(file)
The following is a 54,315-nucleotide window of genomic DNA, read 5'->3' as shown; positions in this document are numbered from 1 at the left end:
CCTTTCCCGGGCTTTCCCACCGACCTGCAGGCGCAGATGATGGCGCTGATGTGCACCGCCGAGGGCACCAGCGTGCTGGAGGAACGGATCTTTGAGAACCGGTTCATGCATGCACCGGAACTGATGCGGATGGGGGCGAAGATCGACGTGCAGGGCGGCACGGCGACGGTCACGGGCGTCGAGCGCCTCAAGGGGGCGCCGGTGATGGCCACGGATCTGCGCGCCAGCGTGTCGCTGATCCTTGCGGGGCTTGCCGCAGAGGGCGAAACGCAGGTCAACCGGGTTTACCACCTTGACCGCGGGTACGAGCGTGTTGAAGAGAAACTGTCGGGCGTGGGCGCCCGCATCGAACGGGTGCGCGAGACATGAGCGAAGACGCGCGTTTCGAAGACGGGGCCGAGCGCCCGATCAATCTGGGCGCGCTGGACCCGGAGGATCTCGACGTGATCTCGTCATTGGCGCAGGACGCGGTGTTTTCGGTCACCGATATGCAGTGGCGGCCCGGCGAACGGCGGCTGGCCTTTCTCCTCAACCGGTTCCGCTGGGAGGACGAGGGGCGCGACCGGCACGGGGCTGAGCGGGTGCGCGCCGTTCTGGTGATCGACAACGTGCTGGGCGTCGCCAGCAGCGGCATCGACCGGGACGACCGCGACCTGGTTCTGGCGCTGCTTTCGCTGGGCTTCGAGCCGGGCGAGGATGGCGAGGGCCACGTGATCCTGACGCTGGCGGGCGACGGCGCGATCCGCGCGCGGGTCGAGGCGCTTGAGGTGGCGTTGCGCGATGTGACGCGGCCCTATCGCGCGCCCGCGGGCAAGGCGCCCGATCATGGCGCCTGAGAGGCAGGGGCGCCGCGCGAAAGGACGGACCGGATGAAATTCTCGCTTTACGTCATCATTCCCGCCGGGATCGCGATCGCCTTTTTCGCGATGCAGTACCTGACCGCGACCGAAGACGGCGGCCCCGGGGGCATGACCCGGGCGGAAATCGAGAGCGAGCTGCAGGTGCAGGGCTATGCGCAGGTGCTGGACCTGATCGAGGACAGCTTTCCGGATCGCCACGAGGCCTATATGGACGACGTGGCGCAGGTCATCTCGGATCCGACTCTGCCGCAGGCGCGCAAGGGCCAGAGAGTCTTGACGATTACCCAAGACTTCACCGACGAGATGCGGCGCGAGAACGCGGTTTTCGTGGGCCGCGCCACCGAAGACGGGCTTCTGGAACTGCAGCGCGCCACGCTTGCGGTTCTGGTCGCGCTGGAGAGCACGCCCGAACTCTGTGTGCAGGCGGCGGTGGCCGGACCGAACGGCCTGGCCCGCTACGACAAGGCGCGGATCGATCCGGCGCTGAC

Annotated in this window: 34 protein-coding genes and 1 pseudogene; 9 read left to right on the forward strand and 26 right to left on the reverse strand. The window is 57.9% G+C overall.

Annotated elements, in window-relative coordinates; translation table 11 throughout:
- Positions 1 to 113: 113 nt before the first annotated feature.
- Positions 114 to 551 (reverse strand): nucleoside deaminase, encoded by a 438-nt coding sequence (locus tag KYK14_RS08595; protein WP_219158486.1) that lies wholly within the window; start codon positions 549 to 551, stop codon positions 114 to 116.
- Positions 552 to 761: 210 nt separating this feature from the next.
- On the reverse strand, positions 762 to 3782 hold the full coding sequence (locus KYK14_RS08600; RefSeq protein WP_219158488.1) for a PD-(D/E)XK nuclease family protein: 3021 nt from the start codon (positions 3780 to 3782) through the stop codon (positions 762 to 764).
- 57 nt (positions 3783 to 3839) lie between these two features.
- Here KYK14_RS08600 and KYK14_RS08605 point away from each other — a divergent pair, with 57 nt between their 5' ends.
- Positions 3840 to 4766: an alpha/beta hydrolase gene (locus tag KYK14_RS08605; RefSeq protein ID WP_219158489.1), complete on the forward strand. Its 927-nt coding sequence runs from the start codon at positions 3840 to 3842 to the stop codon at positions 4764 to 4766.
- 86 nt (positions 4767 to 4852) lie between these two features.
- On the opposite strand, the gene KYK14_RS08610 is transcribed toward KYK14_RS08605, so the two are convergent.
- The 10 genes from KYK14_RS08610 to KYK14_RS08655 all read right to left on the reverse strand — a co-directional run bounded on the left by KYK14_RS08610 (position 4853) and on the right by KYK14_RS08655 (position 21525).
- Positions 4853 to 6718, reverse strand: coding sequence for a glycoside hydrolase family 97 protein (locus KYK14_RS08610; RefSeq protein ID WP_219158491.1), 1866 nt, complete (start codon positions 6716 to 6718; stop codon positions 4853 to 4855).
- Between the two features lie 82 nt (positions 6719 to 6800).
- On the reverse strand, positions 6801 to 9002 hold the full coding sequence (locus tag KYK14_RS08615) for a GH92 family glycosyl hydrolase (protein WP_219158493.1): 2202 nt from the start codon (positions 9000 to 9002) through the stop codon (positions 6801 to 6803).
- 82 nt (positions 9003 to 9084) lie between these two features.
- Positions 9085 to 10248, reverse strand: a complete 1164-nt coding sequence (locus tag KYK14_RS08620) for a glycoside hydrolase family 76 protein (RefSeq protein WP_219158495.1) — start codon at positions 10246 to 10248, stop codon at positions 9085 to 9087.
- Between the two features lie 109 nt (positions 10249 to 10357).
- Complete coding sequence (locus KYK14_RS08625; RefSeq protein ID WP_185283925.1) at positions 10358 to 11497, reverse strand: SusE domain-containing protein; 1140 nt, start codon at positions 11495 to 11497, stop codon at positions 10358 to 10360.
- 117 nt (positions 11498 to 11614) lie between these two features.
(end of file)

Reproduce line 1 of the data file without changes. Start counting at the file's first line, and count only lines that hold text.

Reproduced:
The following is a 54,315-nucleotide window of genomic DNA, read 5'->3' as shown; positions in this document are numbered from 1 at the left end: